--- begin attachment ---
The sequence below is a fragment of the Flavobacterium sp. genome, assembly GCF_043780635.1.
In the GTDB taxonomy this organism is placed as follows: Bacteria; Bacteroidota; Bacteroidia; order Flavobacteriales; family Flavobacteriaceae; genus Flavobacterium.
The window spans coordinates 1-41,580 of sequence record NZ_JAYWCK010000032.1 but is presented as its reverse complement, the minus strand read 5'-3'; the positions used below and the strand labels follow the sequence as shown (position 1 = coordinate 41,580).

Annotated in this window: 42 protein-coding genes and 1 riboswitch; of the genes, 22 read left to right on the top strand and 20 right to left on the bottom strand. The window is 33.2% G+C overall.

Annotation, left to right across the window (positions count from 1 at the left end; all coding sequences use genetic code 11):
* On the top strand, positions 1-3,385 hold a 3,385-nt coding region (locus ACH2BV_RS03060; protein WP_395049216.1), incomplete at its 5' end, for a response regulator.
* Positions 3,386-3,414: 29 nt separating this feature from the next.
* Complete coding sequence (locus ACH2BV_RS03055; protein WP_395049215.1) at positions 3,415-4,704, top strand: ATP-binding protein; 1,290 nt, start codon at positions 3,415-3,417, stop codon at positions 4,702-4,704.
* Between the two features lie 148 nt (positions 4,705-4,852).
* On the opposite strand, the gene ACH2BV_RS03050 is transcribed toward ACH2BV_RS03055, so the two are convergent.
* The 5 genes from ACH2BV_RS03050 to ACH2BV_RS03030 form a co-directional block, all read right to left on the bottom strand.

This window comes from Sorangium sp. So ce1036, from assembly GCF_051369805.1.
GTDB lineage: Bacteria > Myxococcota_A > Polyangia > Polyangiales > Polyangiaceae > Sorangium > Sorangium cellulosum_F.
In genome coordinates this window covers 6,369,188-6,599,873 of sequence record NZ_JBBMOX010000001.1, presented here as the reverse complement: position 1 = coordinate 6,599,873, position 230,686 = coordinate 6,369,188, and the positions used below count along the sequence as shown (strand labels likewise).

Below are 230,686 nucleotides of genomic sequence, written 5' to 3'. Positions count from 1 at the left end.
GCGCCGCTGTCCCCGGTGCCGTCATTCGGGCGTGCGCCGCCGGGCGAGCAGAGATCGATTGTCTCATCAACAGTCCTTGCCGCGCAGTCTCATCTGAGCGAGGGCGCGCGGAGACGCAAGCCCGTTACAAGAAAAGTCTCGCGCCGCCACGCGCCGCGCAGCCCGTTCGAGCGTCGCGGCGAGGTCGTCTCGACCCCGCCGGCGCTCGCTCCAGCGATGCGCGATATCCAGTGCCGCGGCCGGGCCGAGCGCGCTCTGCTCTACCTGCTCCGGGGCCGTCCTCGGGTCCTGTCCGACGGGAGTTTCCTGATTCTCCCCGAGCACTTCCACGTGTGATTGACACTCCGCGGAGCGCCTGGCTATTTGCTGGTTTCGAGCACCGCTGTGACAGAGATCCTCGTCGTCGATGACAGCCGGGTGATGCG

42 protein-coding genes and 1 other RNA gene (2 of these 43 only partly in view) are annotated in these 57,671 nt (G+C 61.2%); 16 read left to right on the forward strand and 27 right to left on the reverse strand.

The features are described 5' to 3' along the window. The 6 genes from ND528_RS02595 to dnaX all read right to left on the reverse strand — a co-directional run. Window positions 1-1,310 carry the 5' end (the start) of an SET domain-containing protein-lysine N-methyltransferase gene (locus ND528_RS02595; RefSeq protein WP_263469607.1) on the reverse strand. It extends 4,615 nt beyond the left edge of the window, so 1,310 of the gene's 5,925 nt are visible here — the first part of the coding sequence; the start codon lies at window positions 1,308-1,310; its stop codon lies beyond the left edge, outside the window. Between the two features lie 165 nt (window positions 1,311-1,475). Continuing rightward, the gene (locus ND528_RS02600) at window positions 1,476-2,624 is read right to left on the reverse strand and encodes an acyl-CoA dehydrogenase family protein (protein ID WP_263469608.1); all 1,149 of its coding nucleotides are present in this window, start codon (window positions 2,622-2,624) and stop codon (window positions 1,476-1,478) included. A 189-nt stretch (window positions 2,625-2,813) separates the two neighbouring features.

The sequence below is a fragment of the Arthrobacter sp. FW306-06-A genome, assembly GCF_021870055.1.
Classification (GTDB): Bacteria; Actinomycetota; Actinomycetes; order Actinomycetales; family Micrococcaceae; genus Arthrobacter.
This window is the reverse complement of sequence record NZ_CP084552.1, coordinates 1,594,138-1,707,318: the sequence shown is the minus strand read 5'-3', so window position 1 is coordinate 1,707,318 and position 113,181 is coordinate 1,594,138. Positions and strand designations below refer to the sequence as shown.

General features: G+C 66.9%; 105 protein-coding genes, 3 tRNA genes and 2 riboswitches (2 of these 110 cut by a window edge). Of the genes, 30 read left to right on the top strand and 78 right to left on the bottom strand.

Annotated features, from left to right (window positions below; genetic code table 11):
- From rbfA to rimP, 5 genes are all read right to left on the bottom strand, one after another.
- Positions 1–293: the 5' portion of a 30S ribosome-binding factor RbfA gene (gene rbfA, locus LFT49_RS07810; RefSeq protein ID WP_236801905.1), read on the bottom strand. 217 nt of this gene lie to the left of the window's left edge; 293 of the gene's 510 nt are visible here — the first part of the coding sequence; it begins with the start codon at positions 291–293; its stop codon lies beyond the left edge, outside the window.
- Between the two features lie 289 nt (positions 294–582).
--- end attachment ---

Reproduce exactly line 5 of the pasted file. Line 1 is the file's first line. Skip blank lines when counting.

Annotation, left to right across the window (positions count from 1 at the left end; all coding sequences use genetic code 11):